Alekseenko opted for the Italian game where both sides usually develop slowly without many exchanges. Giri was showing more confidence and better preparation as he spent less time but obtained a quite comfortable even a slightly better position with Black. After several exchanges in the center, the game transpired to a queen and knight endgame where Black had a better pawn structure. White pressed on, understanding that if he wishes to stay in the game he cannot afford to be passive. Giri responded with careful, preventive moves but maybe proceeded too cautiously. Kirill broke through in the center and was very close to reaching complete equality but played unthinkable 38.Qd7 instead of a more than natural 38.Qxb7.
Eventually Black managed to get hold of an extra pawn, but his 2:1 pawn majority on the queenside transformed into a 3:2 pawn advantage on the kingside in a knight endgame. Commentators noted that the position on the board was similar to a 2019 game where World Champion Magnus Carlsen managed to convert an extra pawn against Visvanathan Anand. Alekseenko was doing his best, carefully maneuvering his knight and king thwarting Black’s attempts for quite a long time but got cracked on move 89 after playing 89.Nd3? instead of 89.Nh1+. Ten moves down the road Alekseenko threw in the towel.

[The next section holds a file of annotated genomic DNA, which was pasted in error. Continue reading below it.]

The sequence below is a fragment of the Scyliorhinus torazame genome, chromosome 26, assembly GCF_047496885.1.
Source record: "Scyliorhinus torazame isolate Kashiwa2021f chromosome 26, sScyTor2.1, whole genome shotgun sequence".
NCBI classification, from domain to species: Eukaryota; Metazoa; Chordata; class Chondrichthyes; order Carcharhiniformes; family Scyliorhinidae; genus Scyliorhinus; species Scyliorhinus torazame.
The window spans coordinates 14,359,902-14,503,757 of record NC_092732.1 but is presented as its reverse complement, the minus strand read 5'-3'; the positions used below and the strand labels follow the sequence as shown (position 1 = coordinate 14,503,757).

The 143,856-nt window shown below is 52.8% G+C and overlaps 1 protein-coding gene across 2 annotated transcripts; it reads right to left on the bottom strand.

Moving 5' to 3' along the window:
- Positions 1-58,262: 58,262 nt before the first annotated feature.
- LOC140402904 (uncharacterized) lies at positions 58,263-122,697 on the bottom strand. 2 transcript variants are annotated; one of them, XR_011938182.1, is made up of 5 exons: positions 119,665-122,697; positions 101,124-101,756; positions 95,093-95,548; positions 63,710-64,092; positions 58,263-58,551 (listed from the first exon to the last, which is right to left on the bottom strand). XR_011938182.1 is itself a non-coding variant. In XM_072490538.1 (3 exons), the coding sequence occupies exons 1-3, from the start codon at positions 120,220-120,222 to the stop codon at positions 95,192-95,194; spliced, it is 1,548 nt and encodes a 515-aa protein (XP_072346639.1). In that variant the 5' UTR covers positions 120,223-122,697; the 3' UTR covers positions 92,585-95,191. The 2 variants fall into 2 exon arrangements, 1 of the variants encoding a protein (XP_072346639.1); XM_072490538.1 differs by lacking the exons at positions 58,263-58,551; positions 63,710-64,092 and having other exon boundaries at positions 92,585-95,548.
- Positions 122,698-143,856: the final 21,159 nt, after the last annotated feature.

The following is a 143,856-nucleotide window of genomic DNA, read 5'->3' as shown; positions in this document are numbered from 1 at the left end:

After this victory, Anish Giri got back on 50% and joined the pack of three other players with 3/6. This defeat left Kirill Alekseenko on 2/6 – he is sharing the last place with Ding Liren.
Alexander Grischuk (Russia), the most experienced player of the event, was late for his game against Fabiano Caruana (USA). This has become something of a tradition in the Candidates as the Russian was late for every single game so far. Somehow, it seems that this goes hand in hand with his time troubles, which Grischuk is known for.